Mayo Clinic Guide to a Healthy Pregnancy: From Doctors Who Are Parents, Too!

CHAPTER 13. Month 10: Weeks 37 to 40

I think nature’s way of making us look forward to labor is to make the final month so uncomfortable. I can handle a few more weeks, but I’m definitely ready to have this child. — Kris

Month 10! Pregnancy is only supposed to be nine months! What’s going on? In case you missed it, in our introduction to Part 2 we explain why this book is divided into 10 months instead of nine. Birth can happen at any time now. However, pregnancy is officially considered complete at 40 weeks.


In these final weeks, your uterus finishes expanding and baby gets plump. During the final weeks, weight gain varies, depending on the child. Some babies put on more weight than do others.

Week 37 By the end of this week, your baby is considered full-term. He or she isn’t quite done growing yet, but the rate of weight gain has slowed. As fat is being laid down, your baby’s body is slowly becoming rounder. A baby’s gender seems to play some role in determining size at birth. If you have a boy, he’ll likely weigh a bit more than a baby girl born to you at a similar length of gestation.

Week 38 In recent weeks, your baby’s development has focused mainly on improving organ functioning. Your baby’s brain and nervous system are working better every day. However, this developmental process continues through childhood and even into the later teen years. This month, your baby’s brain has prepared to manage the complicated jobs of breathing, digesting, eating and maintaining a proper heart rate.

At 38 weeks into pregnancy, the average baby weighs about 6 pounds, 13 ounces and is about 14 inches long, crown to rump.

Week 39 Baby has now lost most of the vernix and lanugo that used to cover his or her skin, although you may see traces of them at birth. Your baby now has enough fat laid down under the skin to hold his or her body temperature as long as there’s a little help from you. This fat gives baby the familiar healthy, chubby look seen at birth.

Even though the rest of the body has been catching up, baby’s head is still the largest part of his or her body, and that’s why it’s ideal when babies are born headfirst.

You continue to supply your baby with antibodies, protein substances that help protect against bacteria and viruses. The antibodies cross the placenta from you to your baby. During the first six months of your baby’s life, these antibodies help your baby’s immune system stave off infections. Some of these antibodies also are provided through breast milk.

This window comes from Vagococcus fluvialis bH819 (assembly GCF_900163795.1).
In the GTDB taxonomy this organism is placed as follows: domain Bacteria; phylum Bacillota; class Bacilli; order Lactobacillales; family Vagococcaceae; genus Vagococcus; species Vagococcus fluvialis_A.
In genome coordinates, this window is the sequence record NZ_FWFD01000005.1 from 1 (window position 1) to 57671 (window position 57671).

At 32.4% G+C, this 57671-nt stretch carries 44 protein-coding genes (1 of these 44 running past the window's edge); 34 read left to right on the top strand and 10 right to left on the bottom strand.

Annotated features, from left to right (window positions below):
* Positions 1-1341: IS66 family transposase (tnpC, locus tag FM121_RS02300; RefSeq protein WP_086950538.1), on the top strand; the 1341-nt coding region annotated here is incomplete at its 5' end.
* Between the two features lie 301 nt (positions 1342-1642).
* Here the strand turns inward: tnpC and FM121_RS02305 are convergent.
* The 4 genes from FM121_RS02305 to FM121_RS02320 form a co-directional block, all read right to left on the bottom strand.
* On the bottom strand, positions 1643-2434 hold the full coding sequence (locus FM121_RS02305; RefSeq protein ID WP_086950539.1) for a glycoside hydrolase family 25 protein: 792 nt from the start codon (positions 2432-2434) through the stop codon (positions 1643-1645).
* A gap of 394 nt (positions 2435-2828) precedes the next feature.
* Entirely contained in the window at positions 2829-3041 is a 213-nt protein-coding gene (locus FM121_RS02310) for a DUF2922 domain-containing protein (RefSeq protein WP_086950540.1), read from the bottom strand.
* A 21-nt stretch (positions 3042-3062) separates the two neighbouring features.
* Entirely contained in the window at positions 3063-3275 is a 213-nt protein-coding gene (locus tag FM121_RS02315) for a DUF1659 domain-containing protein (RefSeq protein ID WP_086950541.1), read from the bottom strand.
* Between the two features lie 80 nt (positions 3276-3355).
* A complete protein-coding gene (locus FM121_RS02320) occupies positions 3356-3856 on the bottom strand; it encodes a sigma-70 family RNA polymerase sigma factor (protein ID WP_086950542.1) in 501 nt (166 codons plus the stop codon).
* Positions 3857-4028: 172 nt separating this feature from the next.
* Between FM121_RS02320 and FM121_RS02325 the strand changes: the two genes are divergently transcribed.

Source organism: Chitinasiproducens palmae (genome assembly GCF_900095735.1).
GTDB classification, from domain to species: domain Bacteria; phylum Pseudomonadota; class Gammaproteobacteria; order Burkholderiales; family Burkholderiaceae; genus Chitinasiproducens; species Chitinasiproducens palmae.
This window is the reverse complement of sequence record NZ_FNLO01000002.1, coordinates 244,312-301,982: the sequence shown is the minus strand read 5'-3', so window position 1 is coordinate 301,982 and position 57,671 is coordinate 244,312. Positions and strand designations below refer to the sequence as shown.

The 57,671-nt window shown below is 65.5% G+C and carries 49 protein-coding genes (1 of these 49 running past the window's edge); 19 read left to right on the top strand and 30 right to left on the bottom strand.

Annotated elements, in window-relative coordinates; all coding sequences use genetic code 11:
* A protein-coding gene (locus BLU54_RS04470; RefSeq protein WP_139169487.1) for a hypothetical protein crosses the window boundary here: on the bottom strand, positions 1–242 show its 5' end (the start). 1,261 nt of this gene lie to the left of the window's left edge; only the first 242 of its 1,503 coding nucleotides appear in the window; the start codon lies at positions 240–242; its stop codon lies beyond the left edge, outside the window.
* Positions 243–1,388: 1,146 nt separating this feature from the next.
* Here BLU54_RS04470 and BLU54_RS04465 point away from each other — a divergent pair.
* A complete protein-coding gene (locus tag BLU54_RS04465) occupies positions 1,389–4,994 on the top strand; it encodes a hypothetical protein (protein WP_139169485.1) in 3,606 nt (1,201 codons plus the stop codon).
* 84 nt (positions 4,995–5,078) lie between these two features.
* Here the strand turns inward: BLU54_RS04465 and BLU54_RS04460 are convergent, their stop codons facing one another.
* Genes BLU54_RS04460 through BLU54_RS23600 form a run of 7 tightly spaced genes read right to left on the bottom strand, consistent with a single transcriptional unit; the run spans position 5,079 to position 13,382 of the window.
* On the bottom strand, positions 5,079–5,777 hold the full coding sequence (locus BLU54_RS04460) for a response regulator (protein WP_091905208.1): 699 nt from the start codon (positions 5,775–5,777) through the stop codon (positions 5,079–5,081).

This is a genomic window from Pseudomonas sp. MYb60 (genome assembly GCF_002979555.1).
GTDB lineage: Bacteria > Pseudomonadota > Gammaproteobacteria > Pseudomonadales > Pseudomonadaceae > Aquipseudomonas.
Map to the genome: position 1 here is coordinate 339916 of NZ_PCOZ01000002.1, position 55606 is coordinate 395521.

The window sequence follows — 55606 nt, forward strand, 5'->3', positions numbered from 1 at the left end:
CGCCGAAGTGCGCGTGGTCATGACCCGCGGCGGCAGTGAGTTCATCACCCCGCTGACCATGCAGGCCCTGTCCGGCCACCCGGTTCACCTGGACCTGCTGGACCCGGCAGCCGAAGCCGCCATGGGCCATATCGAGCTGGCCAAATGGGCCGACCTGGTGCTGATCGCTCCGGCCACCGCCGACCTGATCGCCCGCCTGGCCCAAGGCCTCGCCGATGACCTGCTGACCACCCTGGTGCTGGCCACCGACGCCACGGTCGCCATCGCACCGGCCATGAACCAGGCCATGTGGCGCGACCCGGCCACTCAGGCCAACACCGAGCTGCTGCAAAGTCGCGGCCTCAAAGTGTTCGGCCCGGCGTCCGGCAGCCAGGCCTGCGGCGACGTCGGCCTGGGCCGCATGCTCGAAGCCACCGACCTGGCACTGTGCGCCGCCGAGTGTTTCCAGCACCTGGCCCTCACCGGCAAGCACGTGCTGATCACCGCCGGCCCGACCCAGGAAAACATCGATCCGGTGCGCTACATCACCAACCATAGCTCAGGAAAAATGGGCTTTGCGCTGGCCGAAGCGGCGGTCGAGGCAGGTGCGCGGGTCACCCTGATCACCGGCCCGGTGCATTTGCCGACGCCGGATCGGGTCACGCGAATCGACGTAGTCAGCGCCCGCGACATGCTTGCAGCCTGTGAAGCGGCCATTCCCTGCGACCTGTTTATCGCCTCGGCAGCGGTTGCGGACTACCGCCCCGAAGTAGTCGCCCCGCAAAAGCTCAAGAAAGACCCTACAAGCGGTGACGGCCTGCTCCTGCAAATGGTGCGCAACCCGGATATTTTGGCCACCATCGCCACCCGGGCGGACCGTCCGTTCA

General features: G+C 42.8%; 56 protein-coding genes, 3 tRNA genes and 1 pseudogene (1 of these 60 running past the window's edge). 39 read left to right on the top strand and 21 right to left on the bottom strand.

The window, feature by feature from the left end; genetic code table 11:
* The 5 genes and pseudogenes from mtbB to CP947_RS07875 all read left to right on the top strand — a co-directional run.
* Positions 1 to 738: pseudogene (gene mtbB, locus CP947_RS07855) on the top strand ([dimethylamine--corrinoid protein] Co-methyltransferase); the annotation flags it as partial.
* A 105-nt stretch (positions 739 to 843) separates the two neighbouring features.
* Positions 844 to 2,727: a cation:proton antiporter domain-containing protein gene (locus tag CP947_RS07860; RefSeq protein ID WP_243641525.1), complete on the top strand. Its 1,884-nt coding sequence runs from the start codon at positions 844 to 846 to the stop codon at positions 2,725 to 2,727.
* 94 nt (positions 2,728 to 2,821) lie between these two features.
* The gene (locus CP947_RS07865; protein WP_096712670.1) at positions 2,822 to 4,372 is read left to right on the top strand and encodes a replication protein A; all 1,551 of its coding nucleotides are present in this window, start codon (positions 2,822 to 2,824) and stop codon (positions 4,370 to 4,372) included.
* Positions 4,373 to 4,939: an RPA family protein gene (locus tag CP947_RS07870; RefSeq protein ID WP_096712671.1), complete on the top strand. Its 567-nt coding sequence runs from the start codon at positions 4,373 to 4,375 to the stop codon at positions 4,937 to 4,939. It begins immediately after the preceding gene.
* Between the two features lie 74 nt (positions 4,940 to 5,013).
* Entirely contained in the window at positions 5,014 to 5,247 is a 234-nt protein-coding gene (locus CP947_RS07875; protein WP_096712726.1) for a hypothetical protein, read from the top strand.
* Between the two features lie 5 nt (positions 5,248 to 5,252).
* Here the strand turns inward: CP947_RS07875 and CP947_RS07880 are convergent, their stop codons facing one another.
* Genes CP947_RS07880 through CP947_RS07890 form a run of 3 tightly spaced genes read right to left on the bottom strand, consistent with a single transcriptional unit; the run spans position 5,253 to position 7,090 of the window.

By the 39th week of pregnancy, the average baby weighs about 7 to 7½ pounds. By now individual differences in babies become noticeable. A 39-week-old baby may weigh from 6 to 9 pounds.

Week 40 Your due date arrives this week. Yippee! However, only about 5 percent of women deliver on their due dates. It’s just as normal to have your baby a week late as it is to have him or her a week early. Try to be patient, although with all the work you’ve done, that’s not easy!

As labor approaches, your baby will experience many changes in order to prepare for birth, including a surge in hormones. This may help maintain blood pressure and blood sugar levels after birth. It may also have something to do with communicating to your uterus that the time has come.

With labor, your baby is prepared for the blood flow to the placenta to decrease a bit with each contraction. Your baby can coast through these interruptions so long as they aren’t too frequent and don’t last too long. The changes your baby will experience at birth are truly amazing. All that has gone before is prologue to this wonderful, glorious event.

At 40 weeks, the average baby weighs about 7 to 8 pounds and measures about 18 to 20½ inches long with legs fully extended. Your own baby may be smaller or larger and still be normal and healthy.


Before you were pregnant, your uterus weighed only about 2 ounces and could hold less than a half-ounce. At term, it will have multiplied in weight by a factor of 20, to about 2½ pounds and will have stretched to hold your baby, your placenta and about a quart of amniotic fluid.

What’s happening and where At the end of this month, after 40 weeks of growth and change, you’ll go through labor and delivery, giving birth to a new human being — a unique, one-of-a-kind boy or girl.

Respiratory system You may still experience shortness of breath. If your baby drops lower into your pelvis before labor begins, which is more common among first-time moms, you may feel less pressure on your diaphragm. However, many women experience shortness of breath throughout pregnancy because as baby grows, it exerts pressure under the ribcage.

Digestive system As it has for the past several months, your digestive system continues to operate at a slowed pace. You may still experience heartburn and constipation. If your baby drops this month, these symptoms may improve. With less pressure on your stomach, digestion may be easier.

Breasts Stimulated by the hormones estrogen and progesterone, your breasts are fully prepared to feed your baby. As delivery approaches, your nipples may start leaking colostrum — the yellowish protein fluid your breasts first produce.

Over the course of pregnancy, some womens’ nipples become inverted, dimpling back into their breasts. If this happens to you, don’t worry. A lactation consultant can help prepare your nipples for breast-feeding.

Uterus This month, your uterus will complete its expansion. When you reach term, it will extend from your pubic area to the bottom of your rib cage. If this is your first baby, the baby may drop lower into your pelvis (lightening) weeks before you go into labor. If you’ve been through childbirth before, lightening and the onset of labor tend to happen closer together.